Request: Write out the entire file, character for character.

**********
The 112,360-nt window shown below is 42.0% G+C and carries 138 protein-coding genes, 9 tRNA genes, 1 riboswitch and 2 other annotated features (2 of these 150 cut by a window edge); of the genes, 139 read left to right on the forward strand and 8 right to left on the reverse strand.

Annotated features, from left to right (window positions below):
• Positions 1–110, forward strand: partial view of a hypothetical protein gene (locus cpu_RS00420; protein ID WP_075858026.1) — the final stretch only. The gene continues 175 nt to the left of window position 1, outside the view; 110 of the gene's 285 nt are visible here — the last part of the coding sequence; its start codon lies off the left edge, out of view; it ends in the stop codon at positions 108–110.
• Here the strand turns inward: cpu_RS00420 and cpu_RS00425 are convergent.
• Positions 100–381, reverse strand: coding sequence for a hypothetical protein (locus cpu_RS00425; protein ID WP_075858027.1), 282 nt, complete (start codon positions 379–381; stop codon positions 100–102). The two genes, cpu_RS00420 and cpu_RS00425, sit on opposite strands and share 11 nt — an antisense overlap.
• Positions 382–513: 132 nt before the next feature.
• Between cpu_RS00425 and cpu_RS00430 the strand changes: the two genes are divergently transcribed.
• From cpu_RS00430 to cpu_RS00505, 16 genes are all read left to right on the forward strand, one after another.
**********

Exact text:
The 112,360-nt window shown below is 42.0% G+C and carries 138 protein-coding genes, 9 tRNA genes, 1 riboswitch and 2 other annotated features (2 of these 150 cut by a window edge); of the genes, 139 read left to right on the forward strand and 8 right to left on the reverse strand.

Annotated features, from left to right (window positions below):
• Positions 1–110, forward strand: partial view of a hypothetical protein gene (locus cpu_RS00420; protein ID WP_075858026.1) — the final stretch only. The gene continues 175 nt to the left of window position 1, outside the view; 110 of the gene's 285 nt are visible here — the last part of the coding sequence; its start codon lies off the left edge, out of view; it ends in the stop codon at positions 108–110.
• Here the strand turns inward: cpu_RS00420 and cpu_RS00425 are convergent.
• Positions 100–381, reverse strand: coding sequence for a hypothetical protein (locus cpu_RS00425; protein ID WP_075858027.1), 282 nt, complete (start codon positions 379–381; stop codon positions 100–102). The two genes, cpu_RS00420 and cpu_RS00425, sit on opposite strands and share 11 nt — an antisense overlap.
• Positions 382–513: 132 nt before the next feature.
• Between cpu_RS00425 and cpu_RS00430 the strand changes: the two genes are divergently transcribed.
• From cpu_RS00430 to cpu_RS00505, 16 genes are all read left to right on the forward strand, one after another.